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'Tis the season to be foxy
December 9, 2009 - Rick Chatenever
As soon as he said, “I used to be a chicken thief, but now I’m a newspaper columnist,” I knew I liked Mr. Fox.
It wasn’t just our shared profession. And those may not have been his exact words (misquoting is part of the job description for newspaper columnists). But you catch the drift.
Actually, Mr. Fox had me from hello in Wes Anderson’s “Fantastic Mr. Fox.” This wiggy and wonderful new animated comedy features the voices of George Clooney and Meryl Streep along with Anderson regulars like Bill Murray, Jason Schwartzman, Owen Wilson and Willem Dafoe.
It’s stop-action animation, which allows the varmints in the cast to do the most amazing things with their bodies and get the most ridiculous expressions on their furry faces. It’s a perfect medium for capturing the sly tone of Roald Dahl children’s story, managing to be utterly original and completely irresistible at the same time.
It’s the kind of movie that has you bursting into laughing out loud, sometimes when everyone else in the audience is quiet ... for reasons you can’t explain.
The “story,” such as it is, involves falling off the wagon for Mr. Fox, briefly relapsing into his old life in poultry crime to pull off a triple heist on nasty neighbor farmers, Boggis, Bunce and Bean.
But it feels more like a sitcom for barnyard varmints, a domestic day-in-the-lifer for the Fox family. Besides the long-suffering travails of Mrs. Fox living with her shifty, smooth-talking mate, there are the sibling jealousies of their deservedly insecure son, Ash (Schwartzman), especially since his all-too perfect cousin Kristofferson (Eric Chase Anderson) moved in with them.
This is the kind of movie that needs repeat viewings to catch all the cleverness lurking in the details. When you notice the family attorney is named Badger (voiced by Bill Murray), or that Rat (Dafoe) is a villain for hire, or that the arch-fiend farmer Franklin Bean (Michael Gambon) bears a striking resemblance to Daniel Day Lewis in “There Will Be Blood,” you realize writer-director Wes Anderson’s imagination is a thing of rare beauty, apparently running in high gear, 24/7.
This is one case where the early hype — “you’ve never seen anything like this movie” — is true. Its sheer originality may actually be a detriment — in its second week out, as star Clooney was emerging as a major Oscar contender for “Up in the Air,” “Fantastic Mr. Fox” couldn’t even crack the top 10 at the box office. It ends its run at Maui Mall Megaplex tonight, but will be back for a FirstLight screening at 2 p.m. Jan. 2 in the MACC’s Castle Theater.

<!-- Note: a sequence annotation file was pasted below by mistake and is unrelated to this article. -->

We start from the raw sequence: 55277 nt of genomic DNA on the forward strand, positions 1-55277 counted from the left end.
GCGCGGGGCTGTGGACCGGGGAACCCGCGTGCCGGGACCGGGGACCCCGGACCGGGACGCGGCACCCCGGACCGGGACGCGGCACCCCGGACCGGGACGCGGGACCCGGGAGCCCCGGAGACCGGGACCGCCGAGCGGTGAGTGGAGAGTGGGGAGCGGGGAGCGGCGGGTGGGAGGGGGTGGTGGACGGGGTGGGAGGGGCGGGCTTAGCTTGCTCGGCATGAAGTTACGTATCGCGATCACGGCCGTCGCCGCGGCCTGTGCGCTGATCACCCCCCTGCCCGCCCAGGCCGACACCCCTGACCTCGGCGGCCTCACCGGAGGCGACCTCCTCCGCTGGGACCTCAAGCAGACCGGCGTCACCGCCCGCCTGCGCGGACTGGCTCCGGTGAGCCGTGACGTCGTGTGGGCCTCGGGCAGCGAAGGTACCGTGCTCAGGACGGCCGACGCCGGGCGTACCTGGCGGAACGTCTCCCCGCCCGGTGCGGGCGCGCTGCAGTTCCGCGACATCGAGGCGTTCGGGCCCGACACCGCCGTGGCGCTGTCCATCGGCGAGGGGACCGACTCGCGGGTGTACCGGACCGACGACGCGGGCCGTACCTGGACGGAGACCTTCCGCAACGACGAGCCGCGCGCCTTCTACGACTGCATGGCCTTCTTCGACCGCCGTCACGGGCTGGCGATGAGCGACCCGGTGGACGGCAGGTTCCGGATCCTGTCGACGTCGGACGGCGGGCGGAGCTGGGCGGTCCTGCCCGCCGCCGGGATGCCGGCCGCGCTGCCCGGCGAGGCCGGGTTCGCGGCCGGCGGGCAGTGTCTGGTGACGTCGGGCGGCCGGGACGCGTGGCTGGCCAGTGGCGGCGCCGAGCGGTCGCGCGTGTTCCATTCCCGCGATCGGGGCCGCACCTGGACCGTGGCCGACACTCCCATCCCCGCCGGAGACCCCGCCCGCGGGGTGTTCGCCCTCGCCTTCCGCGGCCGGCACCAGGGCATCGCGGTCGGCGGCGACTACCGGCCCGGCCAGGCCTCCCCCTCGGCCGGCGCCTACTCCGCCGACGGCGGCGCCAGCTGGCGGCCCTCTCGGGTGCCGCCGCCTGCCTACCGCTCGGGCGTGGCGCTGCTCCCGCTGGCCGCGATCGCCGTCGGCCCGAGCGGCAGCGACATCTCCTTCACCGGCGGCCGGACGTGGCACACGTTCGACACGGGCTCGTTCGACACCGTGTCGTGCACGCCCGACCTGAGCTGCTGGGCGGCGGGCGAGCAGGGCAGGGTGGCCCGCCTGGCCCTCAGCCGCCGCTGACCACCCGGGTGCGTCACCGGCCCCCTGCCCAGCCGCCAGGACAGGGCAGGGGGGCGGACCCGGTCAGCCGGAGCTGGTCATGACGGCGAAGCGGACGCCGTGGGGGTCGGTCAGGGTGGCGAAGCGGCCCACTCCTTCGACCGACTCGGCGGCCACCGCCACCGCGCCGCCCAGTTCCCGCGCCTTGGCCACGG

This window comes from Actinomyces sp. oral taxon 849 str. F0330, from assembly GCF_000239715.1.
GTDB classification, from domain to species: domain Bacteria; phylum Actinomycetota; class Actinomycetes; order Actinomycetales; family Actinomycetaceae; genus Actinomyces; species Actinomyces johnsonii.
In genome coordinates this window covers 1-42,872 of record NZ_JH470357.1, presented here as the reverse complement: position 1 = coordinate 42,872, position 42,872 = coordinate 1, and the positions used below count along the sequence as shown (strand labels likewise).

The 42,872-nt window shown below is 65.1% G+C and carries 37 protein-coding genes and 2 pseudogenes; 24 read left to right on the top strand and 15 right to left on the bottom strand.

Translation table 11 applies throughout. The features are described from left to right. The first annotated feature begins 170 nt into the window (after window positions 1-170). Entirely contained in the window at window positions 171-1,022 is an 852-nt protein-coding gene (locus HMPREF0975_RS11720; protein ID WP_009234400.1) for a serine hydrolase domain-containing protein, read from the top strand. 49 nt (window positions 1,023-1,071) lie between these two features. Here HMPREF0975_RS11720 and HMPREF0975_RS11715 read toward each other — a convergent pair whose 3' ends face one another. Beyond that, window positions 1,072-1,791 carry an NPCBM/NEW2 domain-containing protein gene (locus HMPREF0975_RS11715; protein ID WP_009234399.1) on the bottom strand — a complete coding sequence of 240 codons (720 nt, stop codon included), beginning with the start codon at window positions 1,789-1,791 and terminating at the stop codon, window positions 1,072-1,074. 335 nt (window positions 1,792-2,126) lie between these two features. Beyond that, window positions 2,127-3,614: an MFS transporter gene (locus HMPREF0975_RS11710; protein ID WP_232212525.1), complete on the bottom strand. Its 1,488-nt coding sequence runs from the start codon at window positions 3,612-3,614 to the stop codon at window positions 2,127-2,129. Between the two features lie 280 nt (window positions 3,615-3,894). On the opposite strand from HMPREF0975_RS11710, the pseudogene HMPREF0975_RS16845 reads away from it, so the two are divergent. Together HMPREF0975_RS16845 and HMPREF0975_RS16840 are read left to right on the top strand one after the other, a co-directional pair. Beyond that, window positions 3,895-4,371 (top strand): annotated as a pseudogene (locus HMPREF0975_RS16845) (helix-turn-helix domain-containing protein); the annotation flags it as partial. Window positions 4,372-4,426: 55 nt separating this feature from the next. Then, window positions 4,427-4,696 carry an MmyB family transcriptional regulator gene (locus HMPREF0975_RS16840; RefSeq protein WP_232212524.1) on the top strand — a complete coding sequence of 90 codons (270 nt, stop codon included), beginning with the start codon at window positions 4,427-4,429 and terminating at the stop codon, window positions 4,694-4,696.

Which is definitely worth marking on the calendar. Because unlike so much of today’s movie animation that pitches cute mindlessness to the young members of the audience coupled with smirking asides for their parents, “Mr. Fox” brims with one-size-fits-all whimsy. The kids in the audience will be spellbound by the critters and their plights; their parents will be able to identify with the all-too-human flaws of its nonhuman characters. And underneath all that is delight in sheer silliness, along with wit and imagination lovingly bestowed on all the furry friends in sight that’s so hard to find on movie screens — or anywhere else — these days.
I was still crediting Mr. Fox for my fantastic frame of mind when we made our annual visit to the Haleakala Waldorf School Holiday Faire last Saturday. Or maybe it was the delicious blueness of the crisp Kula sky, or the guileless smiles of all the kids that put me in carefree mode.
With music ranging from hula to bagpipes to Haleakala chanteuse Lily Meola performing with Doobie bro Pat Simmons and his son, Pat Jr., the place was brimming with the joy of creating.
The Haleakala campus has always had a slightly enchanted feel to it; the Waldorf curriculum, full of an old-fashioned sort of fairy-tale magic, helps. One of the arts-and-crafts booths was selling gossamer fairy gowns; I assumed they were school uniforms.
With all the changes on Maui, Haleakala Waldorf School is one of the few things that seems to be getting better. Its commitment to letting its kids be kids is showing signs of producing some pretty cool grown-ups. Its colorful celebration of this festive season offers the rarest of gifts: a hopeful future.
I got some of the same vibes the following afternoon watching young Tyler Charbonneau and her fellow scene-stealing orphans in the delightful production of “Annie” ending its run this weekend at the Historic Iao Theater.
Where were all these positive feelings coming from? Could it be the season? The kids? The blueness of the sky?
I blame it on the fox.
• Contact Rick Chatenever at firstname.lastname@example.org.
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